Donate Now

What We're Reading: August 2019

What We're Reading

As members of an organization that believes in the power of conversation to promote systemic change, the team here at The Lark often circulates, among ourselves, anecdotes and emails about materials we've read lately that have moved us. In accordance with our commitment to the amplification of necessary voices that reflect the world we live in, this monthly post compiles some of the media we have been tuned in to, to share with our wider community. We know these are only a sampling of all the insightful work out there, so if we missed anything that had an impact on you this month, we encourage you to share in the comments section!


by Christina Quintana (CQ)

"I should probably mention that I loved this play. I believed it was the most important thing I would ever write, a story about the resilience of my hometown, the show that high school theatre kids would blast from car stereos, the piece that would change my career... And so, I told myself that it would all be worth it. I could hold on. I could stick it out. Just a couple more years… That’s what I thought until I couldn’t think it anymore."

Playwright and former Van Lier New Voices Fellow at The Lark, Christina Quintana (CQ) shares this piece on the gendered dynamics of dissolving a toxic creative partnership.

‘What the Constitution Means to Me’ Is Setting a Theatrical Precedent

by Diep Tran

"Instead of bringing artists together, matchmaker-style, to adapt a movie (a process that naturally shuts out marginalized voices), producers would do better to travel to Brooklyn or regional theatres and see what artists are making. Constitution began in an 89-seat theatre in the East Village, and arose out of Schreck’s need to process her own traumatic family history.  Hadestown began as a community music-theatre project in Vermont... Both are hits because they’re damn good shows which would not work as well in any other medium..."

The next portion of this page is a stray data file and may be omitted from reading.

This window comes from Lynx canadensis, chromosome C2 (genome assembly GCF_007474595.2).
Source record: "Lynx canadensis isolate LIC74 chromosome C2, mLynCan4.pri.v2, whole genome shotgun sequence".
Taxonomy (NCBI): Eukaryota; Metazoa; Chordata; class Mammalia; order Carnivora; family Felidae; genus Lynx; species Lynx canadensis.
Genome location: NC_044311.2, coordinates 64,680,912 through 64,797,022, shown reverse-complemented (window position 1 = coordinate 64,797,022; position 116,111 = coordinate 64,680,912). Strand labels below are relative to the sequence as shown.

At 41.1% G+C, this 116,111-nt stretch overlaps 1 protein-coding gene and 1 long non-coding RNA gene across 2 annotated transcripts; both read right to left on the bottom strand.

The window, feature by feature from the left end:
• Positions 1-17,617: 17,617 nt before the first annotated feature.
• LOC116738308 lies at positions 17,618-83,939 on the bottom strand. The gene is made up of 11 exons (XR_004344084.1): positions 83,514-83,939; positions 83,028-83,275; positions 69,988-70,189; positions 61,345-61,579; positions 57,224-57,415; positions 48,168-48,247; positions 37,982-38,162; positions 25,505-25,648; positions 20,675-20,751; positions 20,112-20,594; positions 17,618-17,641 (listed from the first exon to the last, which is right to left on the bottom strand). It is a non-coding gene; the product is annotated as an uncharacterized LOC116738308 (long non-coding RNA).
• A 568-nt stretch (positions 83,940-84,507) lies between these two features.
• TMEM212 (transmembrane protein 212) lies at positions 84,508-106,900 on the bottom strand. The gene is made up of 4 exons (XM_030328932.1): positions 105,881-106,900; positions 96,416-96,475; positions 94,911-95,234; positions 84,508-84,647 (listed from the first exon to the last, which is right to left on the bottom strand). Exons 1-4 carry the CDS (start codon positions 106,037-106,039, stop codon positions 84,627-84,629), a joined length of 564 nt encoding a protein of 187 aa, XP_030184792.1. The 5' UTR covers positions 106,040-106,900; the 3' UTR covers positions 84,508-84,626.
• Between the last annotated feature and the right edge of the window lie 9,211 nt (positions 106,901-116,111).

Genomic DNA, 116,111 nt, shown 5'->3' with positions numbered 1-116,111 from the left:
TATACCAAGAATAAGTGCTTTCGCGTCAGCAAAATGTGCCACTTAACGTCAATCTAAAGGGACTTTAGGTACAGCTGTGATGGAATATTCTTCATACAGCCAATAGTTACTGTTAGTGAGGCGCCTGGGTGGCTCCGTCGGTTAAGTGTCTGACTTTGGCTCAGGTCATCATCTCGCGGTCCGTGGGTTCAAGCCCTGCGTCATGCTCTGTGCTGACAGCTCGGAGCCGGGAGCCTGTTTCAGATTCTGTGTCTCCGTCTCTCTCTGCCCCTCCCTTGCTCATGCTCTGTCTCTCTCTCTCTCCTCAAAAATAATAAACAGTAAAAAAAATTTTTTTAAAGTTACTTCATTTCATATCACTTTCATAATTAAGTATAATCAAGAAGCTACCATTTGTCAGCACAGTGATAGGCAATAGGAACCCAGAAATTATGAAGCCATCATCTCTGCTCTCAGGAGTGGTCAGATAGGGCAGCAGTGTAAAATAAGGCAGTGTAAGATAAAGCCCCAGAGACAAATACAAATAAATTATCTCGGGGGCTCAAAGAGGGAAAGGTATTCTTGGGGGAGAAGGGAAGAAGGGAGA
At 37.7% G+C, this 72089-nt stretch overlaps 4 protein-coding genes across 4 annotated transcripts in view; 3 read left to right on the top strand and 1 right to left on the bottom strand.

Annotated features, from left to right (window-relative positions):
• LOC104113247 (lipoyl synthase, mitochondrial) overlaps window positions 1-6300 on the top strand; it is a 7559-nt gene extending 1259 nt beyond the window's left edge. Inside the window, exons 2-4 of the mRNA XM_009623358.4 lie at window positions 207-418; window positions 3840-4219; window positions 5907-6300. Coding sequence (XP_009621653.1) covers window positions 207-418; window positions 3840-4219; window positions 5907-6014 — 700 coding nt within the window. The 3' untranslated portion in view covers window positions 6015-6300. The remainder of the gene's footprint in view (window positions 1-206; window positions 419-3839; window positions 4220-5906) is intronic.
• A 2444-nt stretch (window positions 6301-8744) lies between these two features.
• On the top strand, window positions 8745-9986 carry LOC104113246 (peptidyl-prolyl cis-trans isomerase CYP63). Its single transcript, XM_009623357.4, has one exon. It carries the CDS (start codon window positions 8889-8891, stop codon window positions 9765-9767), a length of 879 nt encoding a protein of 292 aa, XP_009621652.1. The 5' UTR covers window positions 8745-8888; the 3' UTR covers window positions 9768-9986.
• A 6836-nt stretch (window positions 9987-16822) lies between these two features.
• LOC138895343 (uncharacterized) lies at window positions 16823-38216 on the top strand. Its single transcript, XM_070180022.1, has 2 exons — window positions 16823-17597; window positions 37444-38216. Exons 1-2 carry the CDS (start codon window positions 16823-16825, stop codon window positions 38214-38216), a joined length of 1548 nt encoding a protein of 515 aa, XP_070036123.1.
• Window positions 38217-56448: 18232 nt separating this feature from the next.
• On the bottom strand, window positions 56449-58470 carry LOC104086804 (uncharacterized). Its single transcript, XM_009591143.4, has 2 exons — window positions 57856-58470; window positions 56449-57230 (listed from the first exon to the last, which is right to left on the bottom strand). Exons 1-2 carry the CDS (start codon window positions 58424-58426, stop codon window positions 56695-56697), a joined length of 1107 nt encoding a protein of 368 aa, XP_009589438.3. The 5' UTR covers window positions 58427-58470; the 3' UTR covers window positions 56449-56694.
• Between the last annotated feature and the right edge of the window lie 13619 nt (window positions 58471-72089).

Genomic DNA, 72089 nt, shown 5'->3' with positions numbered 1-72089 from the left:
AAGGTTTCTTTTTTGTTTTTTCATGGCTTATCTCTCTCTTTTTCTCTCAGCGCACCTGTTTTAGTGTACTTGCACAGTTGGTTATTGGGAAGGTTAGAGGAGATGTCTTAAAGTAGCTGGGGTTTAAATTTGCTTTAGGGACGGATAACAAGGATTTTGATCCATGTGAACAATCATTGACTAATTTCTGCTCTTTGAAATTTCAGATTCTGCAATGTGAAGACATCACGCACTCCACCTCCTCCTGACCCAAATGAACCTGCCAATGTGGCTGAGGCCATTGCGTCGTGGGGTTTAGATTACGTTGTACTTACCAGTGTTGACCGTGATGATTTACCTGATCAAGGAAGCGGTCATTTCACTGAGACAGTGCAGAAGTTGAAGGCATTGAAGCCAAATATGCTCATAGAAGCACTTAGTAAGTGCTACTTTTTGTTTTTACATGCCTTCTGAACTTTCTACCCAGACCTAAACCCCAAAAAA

On the myth that plays by people of color and women won't sell tickets on Broadway.

Black, Queer, and Here

by Marcus Scott

"What makes these plays radical is their candor, addressing the audience with frank depictions of queer Black life. Most importantly, these are plays that are creating discourse on what artist Lora Mathis calls radical softness, or 'the idea that unapologetically sharing your emotions is a political move and a way to combat the societal idea that feelings are a sign of weakness.'"

With a focus on Michael R. Jackson's A Strange Loop, Marcus Scott's article in American Theatre takes a look at the current surge of nuanced work being done by Black and Queer artists.

The Dominance of the White Male Critic

by Elizabeth Méndez Berry and Chi-hui Yang

"This matters because culture is a battleground where some narratives win and others lose. Whether we believe someone should be locked in a cage or not is shaped by the stories we absorb about one another, and whether they’re disrupted or not. At a time when inequality and white supremacy are soaring, collective opinion is born at monuments, museums, screens and stages — well before it’s confirmed at the ballot box."

This piece comes from The New York Times Opinion section but it sure feels like fact to us!

Native Wisdom: A Review of Edgar Villanueva’s 'Decolonizing Wealth'

by Michael Seltzer

"Villanueva moves quickly from his deconstruction of how foundation practices are embedded in colonialism to solutions, noting that they are easily found in the practices and traditions of the continent's indigenous peoples. 'All of us who have been forced to the margins,' he writes, 'are the very ones who harbor the best solutions for healing, progress and peace, by virtue of our outsider perspective and resilience.'"

A member of the Lumbee tribe, Edgar Villanueva focuses his critical analysis of philanthropy on on the grantmaking process.

Broadway director Rachel Chavkin on diversity, overcoming imposter syndrome

Know Your Value on NBC News

"Theater and the arts in general, people think of as being amongst the most progressive industries, and yet, unfortunately there is the same, systemic, both white supremacy and patriarchy that we see operating in so many different industries around the world.

A video interview with the director of Hadestown, who called out Broadway for being a predominantly white and male space during her 2019 Tony acceptance speech.